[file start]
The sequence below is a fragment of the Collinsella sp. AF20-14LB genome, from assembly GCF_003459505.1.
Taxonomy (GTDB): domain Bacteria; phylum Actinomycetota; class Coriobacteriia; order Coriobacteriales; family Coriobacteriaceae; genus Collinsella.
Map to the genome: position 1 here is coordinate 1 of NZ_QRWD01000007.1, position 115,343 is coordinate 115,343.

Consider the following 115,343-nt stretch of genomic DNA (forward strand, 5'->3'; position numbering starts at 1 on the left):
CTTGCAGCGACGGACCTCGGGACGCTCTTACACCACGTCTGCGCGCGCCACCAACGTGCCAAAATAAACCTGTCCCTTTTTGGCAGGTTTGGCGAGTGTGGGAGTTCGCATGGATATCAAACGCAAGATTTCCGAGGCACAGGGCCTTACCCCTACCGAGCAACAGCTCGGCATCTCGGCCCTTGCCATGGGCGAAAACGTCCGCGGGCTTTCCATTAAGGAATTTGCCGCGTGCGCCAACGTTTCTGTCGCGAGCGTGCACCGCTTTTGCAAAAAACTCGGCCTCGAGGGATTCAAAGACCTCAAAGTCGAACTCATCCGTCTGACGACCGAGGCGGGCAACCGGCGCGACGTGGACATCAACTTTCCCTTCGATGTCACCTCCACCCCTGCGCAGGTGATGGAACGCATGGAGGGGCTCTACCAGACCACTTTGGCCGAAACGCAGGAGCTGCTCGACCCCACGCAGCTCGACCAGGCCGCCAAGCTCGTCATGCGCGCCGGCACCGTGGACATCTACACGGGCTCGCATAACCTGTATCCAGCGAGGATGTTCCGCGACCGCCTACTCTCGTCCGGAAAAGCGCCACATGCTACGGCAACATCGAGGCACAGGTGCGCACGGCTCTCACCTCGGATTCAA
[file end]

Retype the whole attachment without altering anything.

The sequence below is a fragment of the Collinsella sp. AF20-14LB genome, from assembly GCF_003459505.1.
Taxonomy (GTDB): domain Bacteria; phylum Actinomycetota; class Coriobacteriia; order Coriobacteriales; family Coriobacteriaceae; genus Collinsella.
Map to the genome: position 1 here is coordinate 1 of NZ_QRWD01000007.1, position 115,343 is coordinate 115,343.

Consider the following 115,343-nt stretch of genomic DNA (forward strand, 5'->3'; position numbering starts at 1 on the left):
CTTGCAGCGACGGACCTCGGGACGCTCTTACACCACGTCTGCGCGCGCCACCAACGTGCCAAAATAAACCTGTCCCTTTTTGGCAGGTTTGGCGAGTGTGGGAGTTCGCATGGATATCAAACGCAAGATTTCCGAGGCACAGGGCCTTACCCCTACCGAGCAACAGCTCGGCATCTCGGCCCTTGCCATGGGCGAAAACGTCCGCGGGCTTTCCATTAAGGAATTTGCCGCGTGCGCCAACGTTTCTGTCGCGAGCGTGCACCGCTTTTGCAAAAAACTCGGCCTCGAGGGATTCAAAGACCTCAAAGTCGAACTCATCCGTCTGACGACCGAGGCGGGCAACCGGCGCGACGTGGACATCAACTTTCCCTTCGATGTCACCTCCACCCCTGCGCAGGTGATGGAACGCATGGAGGGGCTCTACCAGACCACTTTGGCCGAAACGCAGGAGCTGCTCGACCCCACGCAGCTCGACCAGGCCGCCAAGCTCGTCATGCGCGCCGGCACCGTGGACATCTACACGGGCTCGCATAACCTGTATCCAGCGAGGATGTTCCGCGACCGCCTACTCTCGTCCGGAAAAGCGCCACATGCTACGGCAACATCGAGGCACAGGTGCGCACGGCTCTCACCTCGGATTCAA